Digital transformation has been on the collective mind of the business community for years now, but many enterprises either still aren’t fully invested in the journey or they’ve experienced their fair share of false starts. It can feel overwhelming, unpredictable, and exceedingly expensive. If your business is falling behind on this front, rest assured that you’re not alone. According to TechRepublic, a survey found that almost 80% of companies are on the digital transformation journey, but 90% of those businesses are facing serious obstacles.
However, don’t give up hope and fall into the trap of complacency when it comes to digital transformation. Nearly 70% of respondents agreed that businesses that have gone through this process are the only ones that will survive over the next five years. We would agree with that assessment and encourage enterprises to strategically start (or continue) down the digital transformation path. Keep reading for a few tips.
1) Setting Goals, Prioritizing & Preparing
Digital transformation is an umbrella term, and it doesn’t necessarily look the same at every company. So, how do you decide how it applies to your business in a practical sense? First of all, look at opportunities to improve your customer journeys, improve your internal operations, and/or even change your business model. Each company has a different set of customers and challenges and understanding your individual and market challenges & opportunities for improvement will provide insight into your specific transformation roadmaps. You can draw inspiration from your industry and competitors, but look for your own unique opportunities. General digital transformation technology and process drivers such as cloud, analytics, IoT, and DevOps will affect most companies, but the level of impact and priority will vary.
Next, when it comes to building a strategy around digital transformation, deciding what to prioritize is vital. Prioritization efforts should balance these three goals:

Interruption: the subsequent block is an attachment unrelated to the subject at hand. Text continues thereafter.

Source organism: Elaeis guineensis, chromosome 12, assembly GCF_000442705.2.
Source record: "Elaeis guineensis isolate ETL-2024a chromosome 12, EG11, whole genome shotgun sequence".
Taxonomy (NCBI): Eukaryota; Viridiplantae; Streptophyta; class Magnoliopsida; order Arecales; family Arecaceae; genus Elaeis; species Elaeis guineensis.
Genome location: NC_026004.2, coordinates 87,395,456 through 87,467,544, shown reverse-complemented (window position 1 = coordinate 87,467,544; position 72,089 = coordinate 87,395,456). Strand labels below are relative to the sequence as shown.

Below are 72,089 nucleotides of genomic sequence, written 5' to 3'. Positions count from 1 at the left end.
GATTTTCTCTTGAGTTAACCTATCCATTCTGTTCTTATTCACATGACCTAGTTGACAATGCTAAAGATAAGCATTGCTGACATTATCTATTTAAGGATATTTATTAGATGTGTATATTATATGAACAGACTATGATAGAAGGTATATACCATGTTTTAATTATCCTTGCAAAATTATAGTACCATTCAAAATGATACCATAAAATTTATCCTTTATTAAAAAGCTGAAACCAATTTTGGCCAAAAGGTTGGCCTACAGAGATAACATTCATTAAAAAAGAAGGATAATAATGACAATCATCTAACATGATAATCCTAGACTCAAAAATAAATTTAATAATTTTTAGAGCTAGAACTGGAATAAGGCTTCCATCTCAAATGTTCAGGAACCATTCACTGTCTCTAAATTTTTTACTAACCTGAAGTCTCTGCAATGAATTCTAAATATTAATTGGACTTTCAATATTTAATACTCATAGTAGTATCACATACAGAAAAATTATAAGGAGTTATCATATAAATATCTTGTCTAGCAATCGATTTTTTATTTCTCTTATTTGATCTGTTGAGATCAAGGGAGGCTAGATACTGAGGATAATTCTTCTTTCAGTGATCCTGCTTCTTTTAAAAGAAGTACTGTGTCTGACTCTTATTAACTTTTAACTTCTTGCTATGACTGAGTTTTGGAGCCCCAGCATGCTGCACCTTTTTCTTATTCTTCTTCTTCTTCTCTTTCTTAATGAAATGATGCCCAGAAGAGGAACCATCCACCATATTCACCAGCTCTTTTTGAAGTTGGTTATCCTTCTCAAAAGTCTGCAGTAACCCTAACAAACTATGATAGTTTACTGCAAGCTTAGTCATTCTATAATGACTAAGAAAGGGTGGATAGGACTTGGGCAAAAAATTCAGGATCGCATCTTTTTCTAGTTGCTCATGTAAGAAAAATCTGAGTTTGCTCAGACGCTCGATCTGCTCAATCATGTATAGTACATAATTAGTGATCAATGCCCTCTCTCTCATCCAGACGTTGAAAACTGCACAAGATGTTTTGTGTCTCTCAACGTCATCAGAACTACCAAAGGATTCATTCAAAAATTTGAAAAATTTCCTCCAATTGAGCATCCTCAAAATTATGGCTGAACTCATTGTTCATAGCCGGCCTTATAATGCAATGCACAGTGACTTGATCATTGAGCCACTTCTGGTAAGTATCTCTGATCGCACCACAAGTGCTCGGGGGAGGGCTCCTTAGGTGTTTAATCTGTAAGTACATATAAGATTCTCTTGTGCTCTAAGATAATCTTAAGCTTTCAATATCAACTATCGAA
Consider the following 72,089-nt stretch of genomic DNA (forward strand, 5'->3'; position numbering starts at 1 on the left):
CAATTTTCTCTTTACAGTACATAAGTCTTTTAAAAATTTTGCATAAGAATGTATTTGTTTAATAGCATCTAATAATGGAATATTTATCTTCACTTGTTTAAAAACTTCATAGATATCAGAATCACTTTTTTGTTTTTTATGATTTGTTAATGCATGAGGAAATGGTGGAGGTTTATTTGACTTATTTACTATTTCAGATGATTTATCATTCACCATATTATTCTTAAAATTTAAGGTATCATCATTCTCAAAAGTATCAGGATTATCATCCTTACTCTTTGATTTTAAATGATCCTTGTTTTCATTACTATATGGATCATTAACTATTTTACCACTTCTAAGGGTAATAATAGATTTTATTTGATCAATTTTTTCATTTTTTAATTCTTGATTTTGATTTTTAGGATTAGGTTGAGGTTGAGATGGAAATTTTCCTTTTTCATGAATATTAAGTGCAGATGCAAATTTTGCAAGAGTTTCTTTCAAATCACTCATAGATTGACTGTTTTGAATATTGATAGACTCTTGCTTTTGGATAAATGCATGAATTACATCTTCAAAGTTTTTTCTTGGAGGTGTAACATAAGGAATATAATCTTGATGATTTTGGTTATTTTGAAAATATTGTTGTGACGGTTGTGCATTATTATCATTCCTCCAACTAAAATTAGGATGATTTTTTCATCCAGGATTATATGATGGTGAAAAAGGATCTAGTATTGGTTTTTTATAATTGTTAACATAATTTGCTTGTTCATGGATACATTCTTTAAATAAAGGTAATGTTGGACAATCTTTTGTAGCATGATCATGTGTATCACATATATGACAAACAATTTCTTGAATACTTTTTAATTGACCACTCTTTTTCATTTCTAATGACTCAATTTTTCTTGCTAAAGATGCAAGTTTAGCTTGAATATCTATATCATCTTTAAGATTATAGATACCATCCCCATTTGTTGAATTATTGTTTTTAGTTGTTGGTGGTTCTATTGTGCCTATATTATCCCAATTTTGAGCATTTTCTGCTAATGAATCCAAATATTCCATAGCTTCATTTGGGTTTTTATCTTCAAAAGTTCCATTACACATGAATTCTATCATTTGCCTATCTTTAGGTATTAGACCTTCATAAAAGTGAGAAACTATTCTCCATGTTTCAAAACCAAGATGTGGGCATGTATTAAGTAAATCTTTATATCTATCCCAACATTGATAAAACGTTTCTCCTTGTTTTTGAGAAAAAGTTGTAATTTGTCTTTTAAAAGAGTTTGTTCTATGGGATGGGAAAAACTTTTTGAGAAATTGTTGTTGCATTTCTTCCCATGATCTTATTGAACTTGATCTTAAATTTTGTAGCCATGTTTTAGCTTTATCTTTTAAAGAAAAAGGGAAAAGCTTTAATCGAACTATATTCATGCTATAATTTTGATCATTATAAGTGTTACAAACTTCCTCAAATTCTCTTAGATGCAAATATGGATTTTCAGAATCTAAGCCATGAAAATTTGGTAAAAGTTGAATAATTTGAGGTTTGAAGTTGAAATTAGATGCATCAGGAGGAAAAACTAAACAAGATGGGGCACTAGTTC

- The achievement of business outcomes
- The ability to scale
- The potential to produce value quickly and iteratively
Digital transformation initiatives often stall if business leaders don’t understand the outcome or if the finish line is too far into the future. In these cases, a heavy focus on large-scale technology change can be the culprit. Setting big goals and optimizing technology are both important, but we recommend establishing much smaller milestones that quickly achieve business objectives to build and maintain momentum. Therefore, to prioritize effectively, you need to understand business drivers and divide technology initiatives into attainable slices that result in real business value.
Another critical piece of the puzzle for the beginning stages of a digital transformation journey is preparing the internal team for the changes to come. Implementing new technology is difficult enough, but rallying employees to embrace the new tech carries its own challenges. However, this change management function plays a critical role in achieving the full value of transformation. To be successful, it’s important to get a broad range of employees involved in the strategy and execution process, explain why the change is necessary, and demonstrate value quickly.
2) Iteratively Build Your Digital Foundation
A strong digital foundation is about more than technology. You must understand and rebuild your business model, people and organization, processes based on the new technical capabilities.